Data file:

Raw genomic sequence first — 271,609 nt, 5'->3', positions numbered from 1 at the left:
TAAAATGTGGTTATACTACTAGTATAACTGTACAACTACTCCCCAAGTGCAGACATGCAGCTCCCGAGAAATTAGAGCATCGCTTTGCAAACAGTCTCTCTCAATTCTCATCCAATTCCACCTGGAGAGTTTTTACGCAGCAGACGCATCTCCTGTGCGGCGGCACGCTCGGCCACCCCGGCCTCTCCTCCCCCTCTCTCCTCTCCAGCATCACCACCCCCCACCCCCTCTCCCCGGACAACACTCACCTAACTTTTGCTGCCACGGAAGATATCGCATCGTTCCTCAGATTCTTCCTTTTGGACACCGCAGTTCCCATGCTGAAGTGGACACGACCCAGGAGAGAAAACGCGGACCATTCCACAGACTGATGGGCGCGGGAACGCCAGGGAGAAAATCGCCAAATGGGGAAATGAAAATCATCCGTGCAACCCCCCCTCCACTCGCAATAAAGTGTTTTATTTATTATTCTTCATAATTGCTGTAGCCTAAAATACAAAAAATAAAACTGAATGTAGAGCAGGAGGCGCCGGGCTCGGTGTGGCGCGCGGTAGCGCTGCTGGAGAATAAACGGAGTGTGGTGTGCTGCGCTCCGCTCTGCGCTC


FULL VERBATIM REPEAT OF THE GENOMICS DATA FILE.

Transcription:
Raw genomic sequence first — 271,609 nt, 5'->3', positions numbered from 1 at the left:
TAAAATGTGGTTATACTACTAGTATAACTGTACAACTACTCCCCAAGTGCAGACATGCAGCTCCCGAGAAATTAGAGCATCGCTTTGCAAACAGTCTCTCTCAATTCTCATCCAATTCCACCTGGAGAGTTTTTACGCAGCAGACGCATCTCCTGTGCGGCGGCACGCTCGGCCACCCCGGCCTCTCCTCCCCCTCTCTCCTCTCCAGCATCACCACCCCCCACCCCCTCTCCCCGGACAACACTCACCTAACTTTTGCTGCCACGGAAGATATCGCATCGTTCCTCAGATTCTTCCTTTTGGACACCGCAGTTCCCATGCTGAAGTGGACACGACCCAGGAGAGAAAACGCGGACCATTCCACAGACTGATGGGCGCGGGAACGCCAGGGAGAAAATCGCCAAATGGGGAAATGAAAATCATCCGTGCAACCCCCCCTCCACTCGCAATAAAGTGTTTTATTTATTATTCTTCATAATTGCTGTAGCCTAAAATACAAAAAATAAAACTGAATGTAGAGCAGGAGGCGCCGGGCTCGGTGTGGCGCGCGGTAGCGCTGCTGGAGAATAAACGGAGTGTGGTGTGCTGCGCTCCGCTCTGCGCTC